In a case which underlines the critical importance of maintaining appearances in the making of any official decision, a campaign group fiercely opposed to the expansion of Stansted Airport has failed to convince the High Court that a crucial resolution of the Airports Commission was infected by apparent bias.
Members of STOP Stansted Expansion had attacked the Commission’s decision to adopt certain ‘sift criteria’ which would be used to create a shortlist of proposals for the expansion of London’s air traffic capacity. It was submitted that the decision should be quashed because a member of the Commission during the relevant period was the former chief executive of the company that owned Stansted.
However, after a detailed analysis of the commissioner’s employment history, the role he played within the Commission and the decision-making process, the Court found that, although wise administrators should always be ‘mindful of appearances’, an informed and fair-minded observer would not have taken the view that there was a real possibility of apparent bias.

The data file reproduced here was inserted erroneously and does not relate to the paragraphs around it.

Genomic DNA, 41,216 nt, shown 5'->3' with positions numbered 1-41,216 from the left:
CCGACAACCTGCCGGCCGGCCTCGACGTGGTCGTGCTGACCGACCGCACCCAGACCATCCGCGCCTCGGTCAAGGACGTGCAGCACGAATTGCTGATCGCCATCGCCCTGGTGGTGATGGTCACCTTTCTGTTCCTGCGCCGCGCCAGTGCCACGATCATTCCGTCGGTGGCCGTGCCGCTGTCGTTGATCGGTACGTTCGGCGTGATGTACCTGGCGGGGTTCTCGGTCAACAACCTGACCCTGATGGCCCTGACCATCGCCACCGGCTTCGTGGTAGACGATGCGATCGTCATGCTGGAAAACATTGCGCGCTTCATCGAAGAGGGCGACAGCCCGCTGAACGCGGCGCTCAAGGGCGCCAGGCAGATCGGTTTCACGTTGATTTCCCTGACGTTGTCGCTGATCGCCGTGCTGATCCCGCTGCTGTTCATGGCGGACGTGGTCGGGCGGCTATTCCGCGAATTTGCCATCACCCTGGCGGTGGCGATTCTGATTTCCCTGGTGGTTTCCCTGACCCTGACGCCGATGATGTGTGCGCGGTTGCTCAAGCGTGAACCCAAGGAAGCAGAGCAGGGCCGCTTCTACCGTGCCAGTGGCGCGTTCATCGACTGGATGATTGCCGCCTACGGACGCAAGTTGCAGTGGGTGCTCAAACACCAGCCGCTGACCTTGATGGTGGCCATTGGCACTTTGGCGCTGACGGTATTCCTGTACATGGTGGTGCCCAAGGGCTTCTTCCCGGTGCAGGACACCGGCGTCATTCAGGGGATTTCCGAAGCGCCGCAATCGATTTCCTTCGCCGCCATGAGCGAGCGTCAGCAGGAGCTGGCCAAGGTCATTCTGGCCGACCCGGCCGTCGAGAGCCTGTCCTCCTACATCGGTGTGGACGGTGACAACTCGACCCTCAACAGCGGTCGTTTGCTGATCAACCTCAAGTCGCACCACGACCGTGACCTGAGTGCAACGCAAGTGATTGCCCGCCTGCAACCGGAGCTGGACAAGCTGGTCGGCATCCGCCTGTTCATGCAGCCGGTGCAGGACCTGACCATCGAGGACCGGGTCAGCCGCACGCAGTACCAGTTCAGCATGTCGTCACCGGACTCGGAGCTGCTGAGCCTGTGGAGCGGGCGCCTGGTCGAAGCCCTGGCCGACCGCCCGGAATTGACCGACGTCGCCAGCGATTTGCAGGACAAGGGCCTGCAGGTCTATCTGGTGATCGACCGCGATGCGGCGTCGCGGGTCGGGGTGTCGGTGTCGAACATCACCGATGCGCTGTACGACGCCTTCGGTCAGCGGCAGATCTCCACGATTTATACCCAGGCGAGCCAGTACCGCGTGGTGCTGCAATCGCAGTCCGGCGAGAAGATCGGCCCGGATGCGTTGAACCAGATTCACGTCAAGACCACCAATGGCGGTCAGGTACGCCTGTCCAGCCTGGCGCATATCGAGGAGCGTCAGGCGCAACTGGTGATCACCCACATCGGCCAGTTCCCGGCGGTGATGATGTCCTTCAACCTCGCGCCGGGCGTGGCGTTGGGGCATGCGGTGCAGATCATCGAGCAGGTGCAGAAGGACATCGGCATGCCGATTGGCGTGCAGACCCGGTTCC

Although the commissioner had continued to be paid consultancy fees following his retirement as chief executive, he had had no involvement in his former employer’s core business for almost two years. He owed his official position to his expertise in airport operation and management and had eventually stepped down from the Commission ‘as a precautionary measure’.
His former employers had only acquired Stansted following his appointment to the Commission and he had withdrawn from sections of a meeting at which the sift criteria were considered in outline. He had also stepped down from the Commission as soon as it became clear that his former employers were proposing extra runways at the airport.